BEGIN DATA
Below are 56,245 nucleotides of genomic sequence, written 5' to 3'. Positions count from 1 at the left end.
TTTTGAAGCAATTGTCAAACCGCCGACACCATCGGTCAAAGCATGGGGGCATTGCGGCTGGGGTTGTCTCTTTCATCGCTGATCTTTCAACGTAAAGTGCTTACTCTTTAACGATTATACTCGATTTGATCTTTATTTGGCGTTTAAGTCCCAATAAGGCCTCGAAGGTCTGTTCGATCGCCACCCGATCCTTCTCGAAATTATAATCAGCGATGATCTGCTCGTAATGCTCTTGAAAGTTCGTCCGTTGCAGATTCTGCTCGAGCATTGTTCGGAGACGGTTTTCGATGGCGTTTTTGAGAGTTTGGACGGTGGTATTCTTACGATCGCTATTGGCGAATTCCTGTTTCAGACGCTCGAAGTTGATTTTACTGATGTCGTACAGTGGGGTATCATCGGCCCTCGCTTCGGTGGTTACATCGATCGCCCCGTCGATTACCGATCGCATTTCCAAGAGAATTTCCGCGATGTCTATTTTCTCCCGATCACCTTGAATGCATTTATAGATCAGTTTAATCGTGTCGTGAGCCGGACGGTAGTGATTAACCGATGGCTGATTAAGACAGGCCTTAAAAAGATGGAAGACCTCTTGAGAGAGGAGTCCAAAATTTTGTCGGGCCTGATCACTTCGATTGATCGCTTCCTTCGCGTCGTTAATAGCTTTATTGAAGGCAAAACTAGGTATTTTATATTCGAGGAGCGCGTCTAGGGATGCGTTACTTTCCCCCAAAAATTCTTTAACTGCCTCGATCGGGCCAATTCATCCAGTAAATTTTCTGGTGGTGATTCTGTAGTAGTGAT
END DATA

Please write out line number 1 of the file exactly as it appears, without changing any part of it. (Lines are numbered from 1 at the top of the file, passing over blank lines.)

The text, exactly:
Below are 56,245 nucleotides of genomic sequence, written 5' to 3'. Positions count from 1 at the left end.